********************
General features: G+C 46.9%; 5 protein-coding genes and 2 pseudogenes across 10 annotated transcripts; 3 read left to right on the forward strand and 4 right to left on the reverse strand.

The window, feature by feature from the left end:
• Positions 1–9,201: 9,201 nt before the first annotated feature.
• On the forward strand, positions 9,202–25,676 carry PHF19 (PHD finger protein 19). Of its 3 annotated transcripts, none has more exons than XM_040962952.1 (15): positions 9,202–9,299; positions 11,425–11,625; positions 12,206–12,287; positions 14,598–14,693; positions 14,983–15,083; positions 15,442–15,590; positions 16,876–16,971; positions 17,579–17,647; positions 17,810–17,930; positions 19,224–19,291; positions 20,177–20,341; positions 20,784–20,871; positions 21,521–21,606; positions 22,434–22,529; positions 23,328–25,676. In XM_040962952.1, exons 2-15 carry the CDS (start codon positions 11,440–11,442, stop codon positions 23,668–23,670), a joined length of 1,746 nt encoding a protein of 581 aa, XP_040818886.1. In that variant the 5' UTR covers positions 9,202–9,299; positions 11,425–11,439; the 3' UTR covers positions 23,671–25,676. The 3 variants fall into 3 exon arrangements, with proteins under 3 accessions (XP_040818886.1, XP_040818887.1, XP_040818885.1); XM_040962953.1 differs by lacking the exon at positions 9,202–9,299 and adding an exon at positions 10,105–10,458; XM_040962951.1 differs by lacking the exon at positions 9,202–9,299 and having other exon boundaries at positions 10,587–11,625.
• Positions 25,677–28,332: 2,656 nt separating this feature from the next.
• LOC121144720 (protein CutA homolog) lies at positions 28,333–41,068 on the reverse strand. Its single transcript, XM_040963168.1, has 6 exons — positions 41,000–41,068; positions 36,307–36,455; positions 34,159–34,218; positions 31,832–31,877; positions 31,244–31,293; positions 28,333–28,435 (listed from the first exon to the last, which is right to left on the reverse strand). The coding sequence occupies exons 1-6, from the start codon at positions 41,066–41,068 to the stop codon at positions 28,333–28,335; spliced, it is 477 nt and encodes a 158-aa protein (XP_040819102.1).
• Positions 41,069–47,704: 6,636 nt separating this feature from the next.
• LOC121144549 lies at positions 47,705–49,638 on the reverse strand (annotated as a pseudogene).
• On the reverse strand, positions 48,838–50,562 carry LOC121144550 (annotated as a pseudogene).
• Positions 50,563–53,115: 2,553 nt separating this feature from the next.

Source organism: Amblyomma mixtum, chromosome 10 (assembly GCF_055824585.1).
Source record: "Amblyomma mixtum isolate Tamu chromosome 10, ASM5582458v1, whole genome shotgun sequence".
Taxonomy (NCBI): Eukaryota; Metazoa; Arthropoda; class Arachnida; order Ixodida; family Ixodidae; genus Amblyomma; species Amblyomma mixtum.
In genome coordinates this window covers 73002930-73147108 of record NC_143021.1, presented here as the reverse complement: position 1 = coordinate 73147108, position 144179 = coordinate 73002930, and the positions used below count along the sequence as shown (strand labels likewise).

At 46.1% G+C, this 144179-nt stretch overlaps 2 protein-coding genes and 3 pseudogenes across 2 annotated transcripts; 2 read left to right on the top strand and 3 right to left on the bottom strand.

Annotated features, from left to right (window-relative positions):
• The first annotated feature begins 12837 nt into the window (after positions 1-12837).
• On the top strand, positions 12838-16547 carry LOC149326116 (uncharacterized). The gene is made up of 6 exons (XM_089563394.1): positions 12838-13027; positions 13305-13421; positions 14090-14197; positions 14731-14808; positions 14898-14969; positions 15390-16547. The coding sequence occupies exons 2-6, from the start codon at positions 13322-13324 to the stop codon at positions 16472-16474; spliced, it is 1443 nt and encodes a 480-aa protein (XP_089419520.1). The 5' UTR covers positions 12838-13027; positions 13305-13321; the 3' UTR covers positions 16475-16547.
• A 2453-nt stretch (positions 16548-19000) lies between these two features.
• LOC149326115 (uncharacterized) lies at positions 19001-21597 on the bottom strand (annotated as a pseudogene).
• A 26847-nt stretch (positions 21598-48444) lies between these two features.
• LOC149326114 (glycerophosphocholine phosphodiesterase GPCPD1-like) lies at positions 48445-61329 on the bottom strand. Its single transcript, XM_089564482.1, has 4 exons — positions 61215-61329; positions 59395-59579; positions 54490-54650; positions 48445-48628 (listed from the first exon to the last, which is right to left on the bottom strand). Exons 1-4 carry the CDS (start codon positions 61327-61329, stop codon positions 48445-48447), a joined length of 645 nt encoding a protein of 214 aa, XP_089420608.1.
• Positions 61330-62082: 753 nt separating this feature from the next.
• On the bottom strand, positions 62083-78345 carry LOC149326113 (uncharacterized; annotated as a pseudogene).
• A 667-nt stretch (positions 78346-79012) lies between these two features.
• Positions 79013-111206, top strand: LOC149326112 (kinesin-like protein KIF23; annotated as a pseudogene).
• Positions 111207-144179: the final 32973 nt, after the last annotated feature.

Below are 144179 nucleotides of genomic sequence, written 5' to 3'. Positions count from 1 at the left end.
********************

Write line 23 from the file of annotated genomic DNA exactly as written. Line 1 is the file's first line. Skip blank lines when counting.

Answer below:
• Positions 61330-62082: 753 nt separating this feature from the next.